Faraday Constant
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Faraday Constant

The Faraday constant, denoted by the symbol F and sometimes stylized as F, is named after Michael Faraday. In chemistry and physics, this constant represents the magnitude of electric charge per mole of electrons.[1] It has the currently accepted value

F =  C·mol-1.[2]

Since 1 mol electrons = electrons (Avogadro's number),[3] the Faraday constant is equal to the elementary charge e, the magnitude of the charge of an electron divided by 1 mole:[4]

F = ...C/(1mol) = ...C/(6.022...×1023) = = e

One common use of the Faraday constant is in electrolysis calculations. One can divide the amount of charge in coulombs by the Faraday constant in order to find the chemical amount (in moles) of the element that has been oxidized.

The value of F was first determined by weighing the amount of silver deposited in an electrochemical reaction in which a measured current was passed for a measured time, and using Faraday's law of electrolysis.[5]

2019 redefinition

Since the 2019 redefinition of SI base units, which introduced exactly defined values for the elementary charge and the mole, the Faraday constant is exactly

e × (1 mol) mol-1 = × = .

Other common units

  • 96.485 kJ per volt-gram-equivalent
  • 23.061 kcal per volt-gram-equivalent
  • 26.801 A·h/mol

Faraday unit of charge

Related to Faraday's constant is the "faraday", a unit of electrical charge. It is much less common than the coulomb, but sometimes used in electrochemistry.[6] One faraday of charge is the magnitude of the charge of one mole of electrons, i.e.  C.[2]

Expressed in faradays, the Faraday constant F equals "1 faraday of charge per mole".

This faraday unit is not to be confused with the farad, an unrelated unit of capacitance .

Popular media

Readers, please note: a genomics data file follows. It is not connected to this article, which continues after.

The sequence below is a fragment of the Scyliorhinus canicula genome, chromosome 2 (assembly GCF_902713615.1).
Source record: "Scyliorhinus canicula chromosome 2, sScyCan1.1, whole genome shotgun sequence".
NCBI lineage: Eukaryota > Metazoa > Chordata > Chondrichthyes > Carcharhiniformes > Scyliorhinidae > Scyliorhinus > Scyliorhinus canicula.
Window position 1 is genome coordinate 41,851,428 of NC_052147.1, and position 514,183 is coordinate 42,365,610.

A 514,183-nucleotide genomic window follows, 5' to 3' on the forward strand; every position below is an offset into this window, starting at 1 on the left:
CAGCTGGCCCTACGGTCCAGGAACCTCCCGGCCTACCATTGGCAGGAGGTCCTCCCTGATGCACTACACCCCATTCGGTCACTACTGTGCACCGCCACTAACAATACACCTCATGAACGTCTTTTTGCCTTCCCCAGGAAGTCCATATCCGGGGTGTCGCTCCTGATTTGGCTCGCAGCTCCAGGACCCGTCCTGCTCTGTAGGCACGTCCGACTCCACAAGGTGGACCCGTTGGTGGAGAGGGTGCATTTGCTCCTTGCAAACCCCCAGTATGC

The Simpsons episode "Dark Knight Court" has Mr. Burns asking Comic Book Guy how much he wants for his entire comic book inventory. He says "the speed of light expressed as dollars" and Mr. Burns tells Smithers to "just give him Faraday's Constant". The check is written for $96,485.34.

See also


  1. ^ The term "magnitude" is used in the sense of "absolute value": The charge of an electron is negative, but F is always defined to be positive.
  2. ^ a b "2018 CODATA Value: Faraday constant". The NIST Reference on Constants, Units, and Uncertainty. NIST. 20 May 2019. Retrieved . Cite has empty unknown parameter: |month= (help)
  3. ^ Brown, L.; Holme, T. (2011) Chemistry for Engineering Students, Brooks/Cole.
  4. ^ Schmidt-Rohr, K. (2020). "Analysis of Two Definitions of the Mole That Are in Simultaneous Use, and Their Surprising Consequences" J. Chem. Educ. 97: 597-602. http://dx.doi.org/10.1021/acs.jchemed.9b00467
  5. ^ NIST Introduction to physical constants
  6. ^ Foundations Of Physics, Volume 2, by R. S. Gambhir, 1993, p. 51

  This article uses material from the Wikipedia page available here. It is released under the Creative Commons Attribution-Share-Alike License 3.0.



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